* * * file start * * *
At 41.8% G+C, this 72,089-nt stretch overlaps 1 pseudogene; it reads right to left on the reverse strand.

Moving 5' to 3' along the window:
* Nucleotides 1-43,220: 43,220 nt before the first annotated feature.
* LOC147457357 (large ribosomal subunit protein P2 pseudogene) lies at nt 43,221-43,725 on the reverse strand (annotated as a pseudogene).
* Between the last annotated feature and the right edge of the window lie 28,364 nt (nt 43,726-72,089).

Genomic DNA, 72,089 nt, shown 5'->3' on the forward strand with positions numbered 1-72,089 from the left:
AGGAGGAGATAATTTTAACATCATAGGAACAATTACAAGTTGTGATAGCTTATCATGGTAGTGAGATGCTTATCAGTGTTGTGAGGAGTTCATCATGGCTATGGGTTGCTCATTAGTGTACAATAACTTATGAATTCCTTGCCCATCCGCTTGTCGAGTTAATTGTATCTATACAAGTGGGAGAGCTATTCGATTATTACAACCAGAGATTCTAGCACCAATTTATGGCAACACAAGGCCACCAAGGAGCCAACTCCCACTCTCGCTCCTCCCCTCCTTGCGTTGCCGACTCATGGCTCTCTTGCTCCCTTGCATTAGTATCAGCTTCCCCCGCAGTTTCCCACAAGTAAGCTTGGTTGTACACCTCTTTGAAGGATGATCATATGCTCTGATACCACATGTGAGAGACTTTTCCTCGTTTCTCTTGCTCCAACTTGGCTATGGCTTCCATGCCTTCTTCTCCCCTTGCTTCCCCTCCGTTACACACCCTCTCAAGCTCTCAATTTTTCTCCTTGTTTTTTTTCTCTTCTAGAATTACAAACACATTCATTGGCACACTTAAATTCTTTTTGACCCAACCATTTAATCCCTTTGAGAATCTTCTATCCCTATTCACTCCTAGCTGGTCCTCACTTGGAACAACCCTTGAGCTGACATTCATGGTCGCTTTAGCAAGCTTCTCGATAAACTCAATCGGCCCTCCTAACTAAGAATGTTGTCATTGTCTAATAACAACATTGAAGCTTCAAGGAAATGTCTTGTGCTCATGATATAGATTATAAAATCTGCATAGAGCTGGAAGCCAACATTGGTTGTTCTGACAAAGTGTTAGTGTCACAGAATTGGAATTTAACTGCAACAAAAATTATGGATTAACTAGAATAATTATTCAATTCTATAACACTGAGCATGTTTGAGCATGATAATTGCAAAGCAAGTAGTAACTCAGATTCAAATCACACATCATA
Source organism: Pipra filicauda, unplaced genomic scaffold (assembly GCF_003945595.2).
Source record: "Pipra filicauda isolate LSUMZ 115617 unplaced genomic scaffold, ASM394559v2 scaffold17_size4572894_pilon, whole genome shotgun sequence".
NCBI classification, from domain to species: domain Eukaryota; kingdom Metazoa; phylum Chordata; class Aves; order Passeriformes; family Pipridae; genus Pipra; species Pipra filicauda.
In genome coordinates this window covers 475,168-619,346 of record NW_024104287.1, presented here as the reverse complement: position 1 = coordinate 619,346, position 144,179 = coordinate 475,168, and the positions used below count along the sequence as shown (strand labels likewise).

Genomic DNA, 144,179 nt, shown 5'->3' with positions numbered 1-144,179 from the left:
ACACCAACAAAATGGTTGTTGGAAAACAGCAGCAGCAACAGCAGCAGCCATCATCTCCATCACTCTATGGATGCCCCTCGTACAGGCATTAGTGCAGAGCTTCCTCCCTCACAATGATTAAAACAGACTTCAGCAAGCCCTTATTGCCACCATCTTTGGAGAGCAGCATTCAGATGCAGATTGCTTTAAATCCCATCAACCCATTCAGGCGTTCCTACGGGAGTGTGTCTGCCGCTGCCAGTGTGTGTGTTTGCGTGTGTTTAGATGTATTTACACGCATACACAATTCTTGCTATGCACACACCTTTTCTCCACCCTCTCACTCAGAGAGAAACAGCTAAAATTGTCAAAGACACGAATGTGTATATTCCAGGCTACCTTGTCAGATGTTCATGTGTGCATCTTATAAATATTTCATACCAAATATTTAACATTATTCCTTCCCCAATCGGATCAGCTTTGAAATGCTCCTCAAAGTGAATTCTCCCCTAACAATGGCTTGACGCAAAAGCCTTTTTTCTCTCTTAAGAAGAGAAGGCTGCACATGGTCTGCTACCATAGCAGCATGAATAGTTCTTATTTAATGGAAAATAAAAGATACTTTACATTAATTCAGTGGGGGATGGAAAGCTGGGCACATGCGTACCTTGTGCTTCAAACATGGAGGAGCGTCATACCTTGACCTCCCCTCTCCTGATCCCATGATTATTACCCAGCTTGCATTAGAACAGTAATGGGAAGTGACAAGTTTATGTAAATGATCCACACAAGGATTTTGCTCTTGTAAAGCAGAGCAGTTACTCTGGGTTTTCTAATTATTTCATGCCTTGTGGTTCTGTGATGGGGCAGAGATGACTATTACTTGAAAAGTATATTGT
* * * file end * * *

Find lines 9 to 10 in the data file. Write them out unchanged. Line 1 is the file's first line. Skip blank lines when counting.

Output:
Source record: "Pipra filicauda isolate LSUMZ 115617 unplaced genomic scaffold, ASM394559v2 scaffold17_size4572894_pilon, whole genome shotgun sequence".
NCBI classification, from domain to species: domain Eukaryota; kingdom Metazoa; phylum Chordata; class Aves; order Passeriformes; family Pipridae; genus Pipra; species Pipra filicauda.